International Meeting for Autism Research: Training in Evidence-Based Pivotal Response Treatments: Exploring Different Models of Parent-Training and Direct Implementation

Training in Evidence-Based Pivotal Response Treatments: Exploring Different Models of Parent-Training and Direct Implementation

Friday, May 21, 2010
Franklin Hall B Level 4 (Philadelphia Marriott Downtown)
2:00 PM
S. A. Northington , Chicago Children's Clinic, Chicago, IL
R. E. Daniels , Chicago Children's Clinic, Chicago, IL
Background: There is substantial evidence that early, intensive behavioral interventions (EIBI) for children with autism are effective.  Historically, providing effective treatment to children with autism required substantial time and resources. Traditional, direct service models of treatment require at least 25 hours a week of treatment, 12 months a year, for several years to produce published outcomes. Pivotal Response Treatment (PRT), with its emphasis on family and school involvement, targeting “Pivotal” areas for treatment in natural environments, has demonstrated outcomes that are unmatched in the autism literature (Koegel, Koegel, Shoshan & McNerney, 1999; Koegel, 2000; Koegel, Koegel & Brookman, 2003).  Because parents spend more time with their children during the days, evenings, and weekends, they can provide more consistent and time intensive intervention for their children (R.L. Koegel, Koegel, Frea & Smith, 1995).  Thus, it seems natural to incorporate parents into the treatment team for their child.  Research shows that parents of children with autism can be trained as effective implementers of programs for their children (R.L. Koegel et al., 1996; R.L. Keogel et al., 1991; Laski et al., 1988; McClannahan et al., 1982; Sanders & Glynn, 1981; Stiebel, 1999; Vaughn, Clarke & Dunlap, 1997).  By providing parents with training in PRT implementation, children demonstrated improved functional communication skills, mean length of utterance, reciprocal play skills, and a decrease in disruptive behaviors.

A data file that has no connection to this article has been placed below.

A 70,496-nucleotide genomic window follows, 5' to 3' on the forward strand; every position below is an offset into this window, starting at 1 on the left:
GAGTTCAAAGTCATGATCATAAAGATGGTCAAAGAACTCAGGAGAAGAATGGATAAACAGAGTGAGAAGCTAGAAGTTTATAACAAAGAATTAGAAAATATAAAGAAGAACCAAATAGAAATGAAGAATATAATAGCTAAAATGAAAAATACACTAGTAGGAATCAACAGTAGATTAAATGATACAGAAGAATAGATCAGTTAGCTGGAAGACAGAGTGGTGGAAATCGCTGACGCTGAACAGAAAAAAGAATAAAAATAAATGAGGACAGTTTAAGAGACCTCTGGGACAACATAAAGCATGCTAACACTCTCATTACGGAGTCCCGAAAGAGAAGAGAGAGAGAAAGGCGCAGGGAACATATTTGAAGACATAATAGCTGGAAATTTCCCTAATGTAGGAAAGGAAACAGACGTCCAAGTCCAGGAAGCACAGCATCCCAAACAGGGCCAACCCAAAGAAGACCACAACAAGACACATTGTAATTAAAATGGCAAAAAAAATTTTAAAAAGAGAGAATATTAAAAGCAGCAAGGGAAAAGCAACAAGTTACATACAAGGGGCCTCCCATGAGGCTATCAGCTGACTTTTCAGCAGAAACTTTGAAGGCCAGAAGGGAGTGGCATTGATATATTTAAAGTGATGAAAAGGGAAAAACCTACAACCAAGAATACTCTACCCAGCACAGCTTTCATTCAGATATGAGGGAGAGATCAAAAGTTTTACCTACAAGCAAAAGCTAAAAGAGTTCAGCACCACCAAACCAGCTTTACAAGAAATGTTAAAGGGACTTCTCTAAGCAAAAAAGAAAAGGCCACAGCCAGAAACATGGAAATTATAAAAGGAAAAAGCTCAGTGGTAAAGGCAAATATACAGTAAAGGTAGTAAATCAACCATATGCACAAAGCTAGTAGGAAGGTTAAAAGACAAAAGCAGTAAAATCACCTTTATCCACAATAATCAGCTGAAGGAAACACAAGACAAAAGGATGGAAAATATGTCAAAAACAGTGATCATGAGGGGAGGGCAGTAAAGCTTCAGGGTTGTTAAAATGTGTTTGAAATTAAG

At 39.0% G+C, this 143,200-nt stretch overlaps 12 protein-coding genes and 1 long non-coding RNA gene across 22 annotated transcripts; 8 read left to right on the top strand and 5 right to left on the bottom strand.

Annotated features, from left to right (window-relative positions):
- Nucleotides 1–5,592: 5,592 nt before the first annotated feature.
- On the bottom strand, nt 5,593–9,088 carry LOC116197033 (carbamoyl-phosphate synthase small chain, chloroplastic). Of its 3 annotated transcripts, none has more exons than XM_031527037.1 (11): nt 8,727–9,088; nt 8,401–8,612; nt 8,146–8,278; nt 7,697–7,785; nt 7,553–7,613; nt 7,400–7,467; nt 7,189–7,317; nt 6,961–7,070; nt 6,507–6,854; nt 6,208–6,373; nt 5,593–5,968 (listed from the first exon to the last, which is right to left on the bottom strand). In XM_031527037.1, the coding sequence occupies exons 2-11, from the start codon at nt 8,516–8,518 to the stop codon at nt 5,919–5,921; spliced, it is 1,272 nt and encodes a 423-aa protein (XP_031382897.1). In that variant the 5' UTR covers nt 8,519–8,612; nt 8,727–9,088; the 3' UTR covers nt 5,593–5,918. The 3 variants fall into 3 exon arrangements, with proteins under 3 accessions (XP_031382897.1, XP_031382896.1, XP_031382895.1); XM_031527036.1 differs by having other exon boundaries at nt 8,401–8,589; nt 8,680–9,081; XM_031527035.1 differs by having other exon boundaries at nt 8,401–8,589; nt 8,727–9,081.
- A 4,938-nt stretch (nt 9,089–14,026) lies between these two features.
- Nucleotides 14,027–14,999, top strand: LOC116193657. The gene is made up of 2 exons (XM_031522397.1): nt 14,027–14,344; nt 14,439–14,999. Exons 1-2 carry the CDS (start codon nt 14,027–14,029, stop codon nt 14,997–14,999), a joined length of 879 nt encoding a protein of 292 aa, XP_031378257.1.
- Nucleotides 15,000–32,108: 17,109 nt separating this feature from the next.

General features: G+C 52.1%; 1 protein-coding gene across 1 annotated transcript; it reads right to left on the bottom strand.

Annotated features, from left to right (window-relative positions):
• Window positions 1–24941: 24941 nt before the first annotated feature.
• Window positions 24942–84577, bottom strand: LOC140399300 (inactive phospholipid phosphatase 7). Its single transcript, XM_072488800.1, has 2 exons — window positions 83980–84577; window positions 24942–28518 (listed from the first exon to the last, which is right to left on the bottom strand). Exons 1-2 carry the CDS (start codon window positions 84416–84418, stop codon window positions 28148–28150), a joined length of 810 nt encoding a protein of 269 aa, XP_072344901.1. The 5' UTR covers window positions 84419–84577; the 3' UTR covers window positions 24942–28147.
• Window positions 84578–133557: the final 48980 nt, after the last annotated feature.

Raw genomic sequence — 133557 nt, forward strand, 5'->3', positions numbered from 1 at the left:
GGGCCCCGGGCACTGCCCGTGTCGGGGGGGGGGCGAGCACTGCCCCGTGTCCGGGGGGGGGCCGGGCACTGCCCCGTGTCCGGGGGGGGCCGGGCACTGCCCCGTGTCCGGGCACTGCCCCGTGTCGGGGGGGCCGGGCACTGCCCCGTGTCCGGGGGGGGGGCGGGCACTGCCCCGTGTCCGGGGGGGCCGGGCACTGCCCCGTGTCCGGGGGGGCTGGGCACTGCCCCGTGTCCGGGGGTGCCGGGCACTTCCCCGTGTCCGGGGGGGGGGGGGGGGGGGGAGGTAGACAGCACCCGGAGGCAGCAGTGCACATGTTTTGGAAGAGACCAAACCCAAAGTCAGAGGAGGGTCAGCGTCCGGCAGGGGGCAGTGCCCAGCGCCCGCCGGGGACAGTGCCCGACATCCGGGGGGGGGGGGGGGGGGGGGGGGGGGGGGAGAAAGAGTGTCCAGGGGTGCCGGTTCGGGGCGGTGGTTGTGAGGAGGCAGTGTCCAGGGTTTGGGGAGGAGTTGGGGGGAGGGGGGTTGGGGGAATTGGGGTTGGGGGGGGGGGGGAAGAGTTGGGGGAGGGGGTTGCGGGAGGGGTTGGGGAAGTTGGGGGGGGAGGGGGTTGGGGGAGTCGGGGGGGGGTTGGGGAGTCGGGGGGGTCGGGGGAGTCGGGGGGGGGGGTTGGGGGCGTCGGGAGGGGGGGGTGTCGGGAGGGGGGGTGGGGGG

Objectives: To determine the efficacy of parent training in PRT in bringing about improvement in their child’s functioning. Three families were followed, utilizing the models described below; one model per family.
Methods: Three different models of parent-training were provided: 1) a three-day intensive (4-hour per day; 12 hours in total) parent training, with minimal direct implementation with the child; 2) a 25-hour (approximately 5 hours per week) parent-training model over a 5-week period, with minimal direct implementation with the child; or 3) a 25-hour parent-training model over a 5-week period, followed by direct implementation with the child for approximately 10 hours per week, and parent training sessions weekly, as needed.  Three different families were trained in PRT.  Data were collected for the following treatment goals: 1) increase functional verbal utterances (decrease scripting) of the child, 2) increase mean length of verbal utterances of the child, 3) increase the number of spontaneous verbal utterances and initiations of the child, and 4) parents demonstrate fidelity of implementation of the PRT procedures 80% of the time within a 10-minute video sample.
Results: Regardless of parent training method employed, all parents eventually demonstrated fidelity of implementation.  All children demonstrated marked improvements in their goal areas.
Conclusions: Different models of parent-training were found to be effective at improving child outcomes with substantially less than 25 hours a week of direct intervention from clinicians.  Future research is needed to determine child and parent factors that influence the amount of parent training and direct intervention with PRT needed to achieve treatment goals. Training parents in PRT is an efficient, economical, and effective method to bring about significant improvement in the functioning of children with autism.
See more of: Treatment
See more of: Mandell
See more of: Clinical & Genetic Studies